Additional Background and Sources


The FEIS was produced as an eight volume document. Much of the information used in this case study was contained in Volume 1 and associated appendices. Chapter 1 of the FEIS contained the purpose and need for the project. Chapter 2, Alternatives, and Appendix 2A contained detail about the revised travel demand model. The Growth Choices process is discussed in Chapter 3 and land use is discussed in Chapter 4. Chapter 29, which is contained in Volume 3, was a source for the sequencing discussion.

FHWA signed the MVC Final Environmental Impact Statement (FEIS) on September 3, 2008, and the Record of Decision (ROD) on November 17, 2008.

Technical Reports

  • WFRC & MAG Transportation Model Documentation, 2005 Base Year Model, Version 6.0, May 2007
  • Mountain View Corridor Technical Report #05: Overall Travel Demand Modeling Methodology, September 23, 2008
  • Mountain View Corridor Growth Choices Study, Appendix 3A of the FEIS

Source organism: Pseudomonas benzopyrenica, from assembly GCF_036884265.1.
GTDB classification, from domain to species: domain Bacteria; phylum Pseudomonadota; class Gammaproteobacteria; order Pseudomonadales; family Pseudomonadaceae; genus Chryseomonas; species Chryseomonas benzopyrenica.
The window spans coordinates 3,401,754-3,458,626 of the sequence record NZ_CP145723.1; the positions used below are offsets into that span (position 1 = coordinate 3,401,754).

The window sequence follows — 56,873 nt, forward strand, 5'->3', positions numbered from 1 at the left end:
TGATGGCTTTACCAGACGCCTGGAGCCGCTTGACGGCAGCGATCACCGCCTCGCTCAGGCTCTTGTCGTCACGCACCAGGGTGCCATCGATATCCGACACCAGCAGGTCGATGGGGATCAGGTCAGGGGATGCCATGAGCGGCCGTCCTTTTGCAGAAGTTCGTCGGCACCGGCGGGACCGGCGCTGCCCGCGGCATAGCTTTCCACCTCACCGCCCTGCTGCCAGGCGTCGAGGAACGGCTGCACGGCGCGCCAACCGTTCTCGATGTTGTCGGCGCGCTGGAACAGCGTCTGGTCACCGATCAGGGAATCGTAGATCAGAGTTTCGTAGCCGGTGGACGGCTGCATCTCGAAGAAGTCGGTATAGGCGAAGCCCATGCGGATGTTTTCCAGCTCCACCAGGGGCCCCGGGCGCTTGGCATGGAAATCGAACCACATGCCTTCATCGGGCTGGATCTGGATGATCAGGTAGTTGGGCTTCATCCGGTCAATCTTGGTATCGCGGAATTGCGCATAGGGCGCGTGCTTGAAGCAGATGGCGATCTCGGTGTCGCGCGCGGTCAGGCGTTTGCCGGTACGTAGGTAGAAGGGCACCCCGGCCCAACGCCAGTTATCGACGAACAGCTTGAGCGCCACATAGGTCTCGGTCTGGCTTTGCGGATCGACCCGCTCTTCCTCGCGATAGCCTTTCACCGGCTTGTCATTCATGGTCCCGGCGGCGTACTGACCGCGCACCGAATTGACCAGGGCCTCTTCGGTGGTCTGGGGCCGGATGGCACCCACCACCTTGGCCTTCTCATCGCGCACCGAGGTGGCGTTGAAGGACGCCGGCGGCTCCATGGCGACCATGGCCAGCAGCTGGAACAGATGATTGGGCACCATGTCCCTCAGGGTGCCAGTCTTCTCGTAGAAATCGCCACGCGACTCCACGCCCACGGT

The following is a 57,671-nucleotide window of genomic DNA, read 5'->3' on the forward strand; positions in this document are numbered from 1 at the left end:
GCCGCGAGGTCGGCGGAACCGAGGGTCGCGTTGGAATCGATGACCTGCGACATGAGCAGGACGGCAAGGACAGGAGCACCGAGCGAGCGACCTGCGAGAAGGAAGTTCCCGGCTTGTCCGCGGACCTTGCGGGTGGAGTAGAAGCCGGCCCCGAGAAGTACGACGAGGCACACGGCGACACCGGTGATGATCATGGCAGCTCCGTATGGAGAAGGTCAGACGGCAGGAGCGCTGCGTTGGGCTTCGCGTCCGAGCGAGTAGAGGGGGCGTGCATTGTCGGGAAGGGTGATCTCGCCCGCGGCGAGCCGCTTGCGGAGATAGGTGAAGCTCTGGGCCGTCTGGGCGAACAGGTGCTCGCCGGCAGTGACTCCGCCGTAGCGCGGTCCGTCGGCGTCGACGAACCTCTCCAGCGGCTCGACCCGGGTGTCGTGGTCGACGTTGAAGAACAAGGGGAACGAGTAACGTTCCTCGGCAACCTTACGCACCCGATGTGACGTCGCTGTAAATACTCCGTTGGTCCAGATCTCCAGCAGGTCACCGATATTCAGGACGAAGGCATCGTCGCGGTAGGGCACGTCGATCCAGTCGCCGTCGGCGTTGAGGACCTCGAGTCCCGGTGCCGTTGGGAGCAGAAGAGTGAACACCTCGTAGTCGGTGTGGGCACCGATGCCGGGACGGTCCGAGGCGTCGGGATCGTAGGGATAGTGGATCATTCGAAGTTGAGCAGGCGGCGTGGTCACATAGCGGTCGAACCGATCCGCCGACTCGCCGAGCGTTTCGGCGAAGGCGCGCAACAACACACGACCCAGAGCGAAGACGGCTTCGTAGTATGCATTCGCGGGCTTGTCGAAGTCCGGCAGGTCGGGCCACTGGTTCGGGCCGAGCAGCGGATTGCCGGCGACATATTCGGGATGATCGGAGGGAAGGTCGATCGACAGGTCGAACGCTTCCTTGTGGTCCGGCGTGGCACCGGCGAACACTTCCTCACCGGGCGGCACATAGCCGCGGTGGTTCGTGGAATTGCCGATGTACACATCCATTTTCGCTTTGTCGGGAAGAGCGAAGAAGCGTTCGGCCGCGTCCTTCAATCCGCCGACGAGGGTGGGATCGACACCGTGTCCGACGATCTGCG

Reed Soper

Utah Department of Transportation

MVC Environmental Manager

(801) 743-7847 direct

(801) 965-4000

[1] Record of Decision of the Environmental Impact Statement, Mountain View Corridor Project in Salt Lake and Utah Counties, Federal Highway Administration, November 17, 2008, page 5.

[2] Mountain View Corridor Final Environmental Impact Statement, Chapter 1: Purpose and Need for Action, September 2008, page 1-5.

[3] Mountain View Corridor Final Environmental Impact Statement, Chapter 1: Purpose and Need for Action, September 2008, pages 1-7, 1-11, and 1-12.

[4] WFRC & MAG Transportation Model Documentation, 2005 Base Year Model, Version 6.0, May 2007, pages 9 and 11.

[5] Mountain View Corridor Technical Report #05: Overall Travel Demand Modeling Methodology, September 23, 2008, page 2.

[6] Federal Highway Administration and Utah Department of Transportation. Mountain View Corridor Final Environmental Impact Statement. September 2008. pp. 3-1 to 3-22.

[7] Source: MVC FEIS Figure 2-1.2